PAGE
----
Pressure by Beijing offers a glimpse of the road map for a more illiberal order
For a glimpse of the future in a world dominated by China, a good starting point is Australia. Beijing’s embassy in Canberra last week handed the local media a short document detailing 14 grievances that China says are the cause of its rapidly deteriorating relations with Australia.
This book examines a collaborative partnership model between academia and Indigenous peoples, the goal of which is to integrate Indigenous perspectives into the curriculum. It demonstrates how the authentic and creative approaches employed have led to an evolution of curriculum and pedagogy that facilitates cultural competence among Australian graduate and undergraduate students.
The book pursues an interdisciplinary approach based on highly practical examples, exemplars and methods that are currently being used to teach in this area. It focuses on facilitating student acquisition of knowledge, understanding, attitudes and skills, following Charles Sturt University's Cultural Competence Pedagogical Framework. Further, it provides insights into the use of reflective practice in this context, and practical ideas on embedding content and sharing practices, highlighting examples of potential "ways forward," both nationally and globally.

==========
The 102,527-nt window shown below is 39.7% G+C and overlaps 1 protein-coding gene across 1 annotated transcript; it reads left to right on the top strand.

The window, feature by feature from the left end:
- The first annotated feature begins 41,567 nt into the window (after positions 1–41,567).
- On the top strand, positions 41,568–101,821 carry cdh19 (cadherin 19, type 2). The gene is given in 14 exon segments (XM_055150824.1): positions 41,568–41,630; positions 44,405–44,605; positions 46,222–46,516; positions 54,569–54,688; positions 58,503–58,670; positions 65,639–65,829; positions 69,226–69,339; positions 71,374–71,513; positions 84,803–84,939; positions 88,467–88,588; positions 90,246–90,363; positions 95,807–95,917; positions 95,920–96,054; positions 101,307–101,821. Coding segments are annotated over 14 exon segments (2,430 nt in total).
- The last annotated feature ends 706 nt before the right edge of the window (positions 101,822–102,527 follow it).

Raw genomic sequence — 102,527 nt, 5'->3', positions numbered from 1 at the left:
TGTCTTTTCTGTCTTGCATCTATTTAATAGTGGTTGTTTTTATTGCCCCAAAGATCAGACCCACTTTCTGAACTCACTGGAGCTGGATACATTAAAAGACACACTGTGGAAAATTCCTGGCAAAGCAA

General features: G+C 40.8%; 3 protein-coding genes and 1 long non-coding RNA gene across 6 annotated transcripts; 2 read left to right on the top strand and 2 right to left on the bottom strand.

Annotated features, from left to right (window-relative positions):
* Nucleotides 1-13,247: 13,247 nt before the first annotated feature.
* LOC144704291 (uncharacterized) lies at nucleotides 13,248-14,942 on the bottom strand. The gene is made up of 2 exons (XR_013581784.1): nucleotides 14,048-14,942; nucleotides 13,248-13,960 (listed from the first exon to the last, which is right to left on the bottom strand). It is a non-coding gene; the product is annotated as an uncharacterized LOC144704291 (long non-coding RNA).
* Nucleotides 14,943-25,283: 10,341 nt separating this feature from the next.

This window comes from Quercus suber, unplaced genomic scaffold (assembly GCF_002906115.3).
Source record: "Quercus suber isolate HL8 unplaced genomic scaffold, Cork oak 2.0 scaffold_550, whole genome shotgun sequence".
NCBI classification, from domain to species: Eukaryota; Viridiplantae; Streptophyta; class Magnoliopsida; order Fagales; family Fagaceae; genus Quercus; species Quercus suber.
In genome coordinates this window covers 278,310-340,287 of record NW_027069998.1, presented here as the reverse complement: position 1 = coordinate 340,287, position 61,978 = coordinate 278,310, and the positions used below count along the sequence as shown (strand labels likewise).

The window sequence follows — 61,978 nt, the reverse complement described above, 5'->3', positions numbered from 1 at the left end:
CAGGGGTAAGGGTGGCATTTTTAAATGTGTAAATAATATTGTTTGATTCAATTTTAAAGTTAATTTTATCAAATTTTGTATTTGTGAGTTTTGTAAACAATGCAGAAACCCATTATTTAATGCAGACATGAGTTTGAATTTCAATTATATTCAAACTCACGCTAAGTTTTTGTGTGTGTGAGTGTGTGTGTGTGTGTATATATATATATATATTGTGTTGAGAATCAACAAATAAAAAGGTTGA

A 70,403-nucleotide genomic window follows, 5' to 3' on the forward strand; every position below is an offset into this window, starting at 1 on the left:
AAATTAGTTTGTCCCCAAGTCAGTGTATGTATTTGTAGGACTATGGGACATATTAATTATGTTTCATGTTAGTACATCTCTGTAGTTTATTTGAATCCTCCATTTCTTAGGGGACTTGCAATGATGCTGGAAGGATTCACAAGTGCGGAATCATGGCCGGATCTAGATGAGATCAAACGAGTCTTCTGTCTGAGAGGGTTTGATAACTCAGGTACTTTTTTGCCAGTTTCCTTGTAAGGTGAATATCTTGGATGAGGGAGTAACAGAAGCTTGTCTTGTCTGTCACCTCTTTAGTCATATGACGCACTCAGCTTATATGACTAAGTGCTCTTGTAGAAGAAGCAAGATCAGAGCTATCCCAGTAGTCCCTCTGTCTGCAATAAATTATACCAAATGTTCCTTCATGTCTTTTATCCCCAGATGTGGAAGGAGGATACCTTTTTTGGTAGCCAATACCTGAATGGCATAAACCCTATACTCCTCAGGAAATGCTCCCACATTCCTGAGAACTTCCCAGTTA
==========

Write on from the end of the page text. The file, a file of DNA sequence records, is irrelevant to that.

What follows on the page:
Part adventure, part novel of ideas, part spiritual autobiography, The Songlines is one of Bruce Chatwin's most famous books. Set in the desolate lands of the Australian Outback, it tells the story of Chatwin's search for the source and meaning of the ancient dreaming tracks of the Aborigines--the labyrinth of invisible pathways by which their ancestors sang the world into existence. This singular book, which was a New York Times bestseller when it was published in 1987, engages all of Chatwin's lifelong passions, including his obsession with travel, his interest in the nomadic way of life, and his hunger to understand man's origins and nature.